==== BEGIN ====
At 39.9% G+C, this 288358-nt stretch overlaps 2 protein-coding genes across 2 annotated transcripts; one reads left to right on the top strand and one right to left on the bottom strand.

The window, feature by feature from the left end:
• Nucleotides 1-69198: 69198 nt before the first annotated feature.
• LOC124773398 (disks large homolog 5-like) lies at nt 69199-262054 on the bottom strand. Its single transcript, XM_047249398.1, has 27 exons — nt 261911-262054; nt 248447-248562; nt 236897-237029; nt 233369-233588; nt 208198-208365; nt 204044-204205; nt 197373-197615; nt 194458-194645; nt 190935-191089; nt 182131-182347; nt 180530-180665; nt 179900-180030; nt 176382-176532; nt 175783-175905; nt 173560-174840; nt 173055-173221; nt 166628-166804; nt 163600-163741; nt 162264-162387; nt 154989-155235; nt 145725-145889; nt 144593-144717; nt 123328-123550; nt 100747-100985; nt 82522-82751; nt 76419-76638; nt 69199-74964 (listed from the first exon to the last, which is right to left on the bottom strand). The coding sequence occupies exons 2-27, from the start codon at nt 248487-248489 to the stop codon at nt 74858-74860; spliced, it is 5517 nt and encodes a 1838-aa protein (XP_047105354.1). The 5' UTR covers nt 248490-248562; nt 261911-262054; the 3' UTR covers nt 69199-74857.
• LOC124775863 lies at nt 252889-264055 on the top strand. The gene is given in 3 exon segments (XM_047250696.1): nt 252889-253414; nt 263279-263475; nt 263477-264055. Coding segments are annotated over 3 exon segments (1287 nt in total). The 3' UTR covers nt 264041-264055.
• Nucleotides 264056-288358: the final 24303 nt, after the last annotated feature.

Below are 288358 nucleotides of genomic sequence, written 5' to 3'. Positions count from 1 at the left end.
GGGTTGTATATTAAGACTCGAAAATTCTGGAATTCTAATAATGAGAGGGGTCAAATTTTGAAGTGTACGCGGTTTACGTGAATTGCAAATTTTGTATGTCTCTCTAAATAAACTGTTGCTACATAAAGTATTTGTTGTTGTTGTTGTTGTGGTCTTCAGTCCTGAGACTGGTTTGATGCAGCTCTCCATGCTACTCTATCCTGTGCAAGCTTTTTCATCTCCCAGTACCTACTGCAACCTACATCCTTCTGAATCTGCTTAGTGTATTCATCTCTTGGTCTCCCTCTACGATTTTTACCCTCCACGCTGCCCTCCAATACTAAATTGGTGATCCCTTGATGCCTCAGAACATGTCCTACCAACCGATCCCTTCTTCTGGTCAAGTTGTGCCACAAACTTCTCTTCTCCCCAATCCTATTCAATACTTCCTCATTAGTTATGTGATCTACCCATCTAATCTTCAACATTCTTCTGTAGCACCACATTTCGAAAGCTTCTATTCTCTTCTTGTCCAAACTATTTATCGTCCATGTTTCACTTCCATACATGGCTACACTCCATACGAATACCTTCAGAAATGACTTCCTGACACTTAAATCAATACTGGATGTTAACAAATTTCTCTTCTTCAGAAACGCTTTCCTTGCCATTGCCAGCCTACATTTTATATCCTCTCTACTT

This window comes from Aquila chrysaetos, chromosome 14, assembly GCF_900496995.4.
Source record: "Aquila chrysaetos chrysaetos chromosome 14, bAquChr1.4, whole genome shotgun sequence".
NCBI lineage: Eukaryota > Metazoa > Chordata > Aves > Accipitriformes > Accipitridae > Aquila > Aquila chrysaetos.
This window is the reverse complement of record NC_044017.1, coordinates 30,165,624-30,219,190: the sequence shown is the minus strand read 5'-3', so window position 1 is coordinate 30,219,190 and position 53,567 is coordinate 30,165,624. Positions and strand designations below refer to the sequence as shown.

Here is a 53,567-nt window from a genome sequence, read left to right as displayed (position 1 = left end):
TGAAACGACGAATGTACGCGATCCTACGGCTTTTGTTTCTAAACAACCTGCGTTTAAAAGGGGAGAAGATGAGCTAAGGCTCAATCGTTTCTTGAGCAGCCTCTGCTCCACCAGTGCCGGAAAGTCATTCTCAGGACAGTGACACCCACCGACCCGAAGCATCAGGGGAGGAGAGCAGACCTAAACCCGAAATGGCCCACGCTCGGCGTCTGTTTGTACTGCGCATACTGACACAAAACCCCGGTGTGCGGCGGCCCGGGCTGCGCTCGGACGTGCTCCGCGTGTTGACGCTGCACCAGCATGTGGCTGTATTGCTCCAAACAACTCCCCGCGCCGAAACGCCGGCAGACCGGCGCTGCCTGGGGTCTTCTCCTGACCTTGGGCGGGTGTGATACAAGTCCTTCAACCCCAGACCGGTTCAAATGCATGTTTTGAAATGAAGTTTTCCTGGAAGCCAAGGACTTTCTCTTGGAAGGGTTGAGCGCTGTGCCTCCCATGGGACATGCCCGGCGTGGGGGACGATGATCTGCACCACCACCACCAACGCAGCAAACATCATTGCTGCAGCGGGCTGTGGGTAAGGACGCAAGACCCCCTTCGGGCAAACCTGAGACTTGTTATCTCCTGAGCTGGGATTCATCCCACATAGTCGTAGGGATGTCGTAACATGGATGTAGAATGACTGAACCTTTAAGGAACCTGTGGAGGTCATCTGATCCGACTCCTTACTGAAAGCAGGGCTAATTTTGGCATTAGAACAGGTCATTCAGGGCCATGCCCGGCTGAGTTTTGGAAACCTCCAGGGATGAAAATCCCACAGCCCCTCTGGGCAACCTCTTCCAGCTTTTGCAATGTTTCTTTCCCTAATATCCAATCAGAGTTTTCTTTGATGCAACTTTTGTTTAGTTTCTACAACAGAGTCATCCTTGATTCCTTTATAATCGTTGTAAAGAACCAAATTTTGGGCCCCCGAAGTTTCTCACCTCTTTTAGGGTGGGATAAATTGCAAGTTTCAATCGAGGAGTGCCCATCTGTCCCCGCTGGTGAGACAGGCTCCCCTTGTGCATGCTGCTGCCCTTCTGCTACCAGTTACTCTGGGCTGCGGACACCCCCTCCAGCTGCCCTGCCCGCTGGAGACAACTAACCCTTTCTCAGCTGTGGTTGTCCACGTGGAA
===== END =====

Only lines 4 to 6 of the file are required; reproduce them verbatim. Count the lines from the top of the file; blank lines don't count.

• LOC124773398 (disks large homolog 5-like) lies at nt 69199-262054 on the bottom strand. Its single transcript, XM_047249398.1, has 27 exons — nt 261911-262054; nt 248447-248562; nt 236897-237029; nt 233369-233588; nt 208198-208365; nt 204044-204205; nt 197373-197615; nt 194458-194645; nt 190935-191089; nt 182131-182347; nt 180530-180665; nt 179900-180030; nt 176382-176532; nt 175783-175905; nt 173560-174840; nt 173055-173221; nt 166628-166804; nt 163600-163741; nt 162264-162387; nt 154989-155235; nt 145725-145889; nt 144593-144717; nt 123328-123550; nt 100747-100985; nt 82522-82751; nt 76419-76638; nt 69199-74964 (listed from the first exon to the last, which is right to left on the bottom strand). The coding sequence occupies exons 2-27, from the start codon at nt 248487-248489 to the stop codon at nt 74858-74860; spliced, it is 5517 nt and encodes a 1838-aa protein (XP_047105354.1). The 5' UTR covers nt 248490-248562; nt 261911-262054; the 3' UTR covers nt 69199-74857.
• LOC124775863 lies at nt 252889-264055 on the top strand. The gene is given in 3 exon segments (XM_047250696.1): nt 252889-253414; nt 263279-263475; nt 263477-264055. Coding segments are annotated over 3 exon segments (1287 nt in total). The 3' UTR covers nt 264041-264055.
• Nucleotides 264056-288358: the final 24303 nt, after the last annotated feature.